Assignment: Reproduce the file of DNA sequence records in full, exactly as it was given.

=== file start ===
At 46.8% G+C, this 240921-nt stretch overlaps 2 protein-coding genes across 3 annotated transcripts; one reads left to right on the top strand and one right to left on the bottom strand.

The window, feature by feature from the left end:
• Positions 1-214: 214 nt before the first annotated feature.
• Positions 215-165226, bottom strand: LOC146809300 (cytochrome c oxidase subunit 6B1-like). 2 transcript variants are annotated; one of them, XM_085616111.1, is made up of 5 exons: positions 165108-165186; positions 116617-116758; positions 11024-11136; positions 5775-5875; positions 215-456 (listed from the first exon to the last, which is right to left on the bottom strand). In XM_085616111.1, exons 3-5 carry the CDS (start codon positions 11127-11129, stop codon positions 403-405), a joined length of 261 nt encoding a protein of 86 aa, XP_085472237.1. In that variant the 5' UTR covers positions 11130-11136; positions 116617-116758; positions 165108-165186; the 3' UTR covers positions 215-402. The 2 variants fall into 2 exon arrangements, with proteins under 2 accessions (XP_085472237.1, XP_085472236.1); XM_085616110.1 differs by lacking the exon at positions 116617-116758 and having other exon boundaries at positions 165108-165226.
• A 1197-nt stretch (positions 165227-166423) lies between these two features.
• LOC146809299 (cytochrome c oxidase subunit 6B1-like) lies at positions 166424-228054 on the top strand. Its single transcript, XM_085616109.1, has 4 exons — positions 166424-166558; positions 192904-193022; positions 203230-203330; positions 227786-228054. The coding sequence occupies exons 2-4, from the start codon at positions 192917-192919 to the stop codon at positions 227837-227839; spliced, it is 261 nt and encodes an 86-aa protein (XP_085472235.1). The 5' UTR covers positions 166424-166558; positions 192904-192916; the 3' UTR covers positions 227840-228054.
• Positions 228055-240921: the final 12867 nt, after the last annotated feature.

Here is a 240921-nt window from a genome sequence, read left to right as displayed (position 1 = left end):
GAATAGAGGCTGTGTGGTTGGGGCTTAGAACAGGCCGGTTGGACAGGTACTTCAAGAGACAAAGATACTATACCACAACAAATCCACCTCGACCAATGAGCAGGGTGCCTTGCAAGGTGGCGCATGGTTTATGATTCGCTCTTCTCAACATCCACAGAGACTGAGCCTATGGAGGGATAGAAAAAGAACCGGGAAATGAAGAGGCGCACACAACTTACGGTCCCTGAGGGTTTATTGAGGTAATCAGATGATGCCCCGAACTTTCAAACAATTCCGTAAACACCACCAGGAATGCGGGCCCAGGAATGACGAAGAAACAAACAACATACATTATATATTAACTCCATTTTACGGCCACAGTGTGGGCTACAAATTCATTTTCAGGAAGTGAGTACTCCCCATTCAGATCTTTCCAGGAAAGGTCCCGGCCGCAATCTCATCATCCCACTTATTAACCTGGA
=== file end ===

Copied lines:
At 46.8% G+C, this 240921-nt stretch overlaps 2 protein-coding genes across 3 annotated transcripts; one reads left to right on the top strand and one right to left on the bottom strand.

The window, feature by feature from the left end:
• Positions 1-214: 214 nt before the first annotated feature.
• Positions 215-165226, bottom strand: LOC146809300 (cytochrome c oxidase subunit 6B1-like). 2 transcript variants are annotated; one of them, XM_085616111.1, is made up of 5 exons: positions 165108-165186; positions 116617-116758; positions 11024-11136; positions 5775-5875; positions 215-456 (listed from the first exon to the last, which is right to left on the bottom strand). In XM_085616111.1, exons 3-5 carry the CDS (start codon positions 11127-11129, stop codon positions 403-405), a joined length of 261 nt encoding a protein of 86 aa, XP_085472237.1. In that variant the 5' UTR covers positions 11130-11136; positions 116617-116758; positions 165108-165186; the 3' UTR covers positions 215-402. The 2 variants fall into 2 exon arrangements, with proteins under 2 accessions (XP_085472237.1, XP_085472236.1); XM_085616110.1 differs by lacking the exon at positions 116617-116758 and having other exon boundaries at positions 165108-165226.
• A 1197-nt stretch (positions 165227-166423) lies between these two features.
• LOC146809299 (cytochrome c oxidase subunit 6B1-like) lies at positions 166424-228054 on the top strand. Its single transcript, XM_085616109.1, has 4 exons — positions 166424-166558; positions 192904-193022; positions 203230-203330; positions 227786-228054. The coding sequence occupies exons 2-4, from the start codon at positions 192917-192919 to the stop codon at positions 227837-227839; spliced, it is 261 nt and encodes an 86-aa protein (XP_085472235.1). The 5' UTR covers positions 166424-166558; positions 192904-192916; the 3' UTR covers positions 227840-228054.
• Positions 228055-240921: the final 12867 nt, after the last annotated feature.

Here is a 240921-nt window from a genome sequence, read left to right as displayed (position 1 = left end):
GAATAGAGGCTGTGTGGTTGGGGCTTAGAACAGGCCGGTTGGACAGGTACTTCAAGAGACAAAGATACTATACCACAACAAATCCACCTCGACCAATGAGCAGGGTGCCTTGCAAGGTGGCGCATGGTTTATGATTCGCTCTTCTCAACATCCACAGAGACTGAGCCTATGGAGGGATAGAAAAAGAACCGGGAAATGAAGAGGCGCACACAACTTACGGTCCCTGAGGGTTTATTGAGGTAATCAGATGATGCCCCGAACTTTCAAACAATTCCGTAAACACCACCAGGAATGCGGGCCCAGGAATGACGAAGAAACAAACAACATACATTATATATTAACTCCATTTTACGGCCACAGTGTGGGCTACAAATTCATTTTCAGGAAGTGAGTACTCCCCATTCAGATCTTTCCAGGAAAGGTCCCGGCCGCAATCTCATCATCCCACTTATTAACCTGGA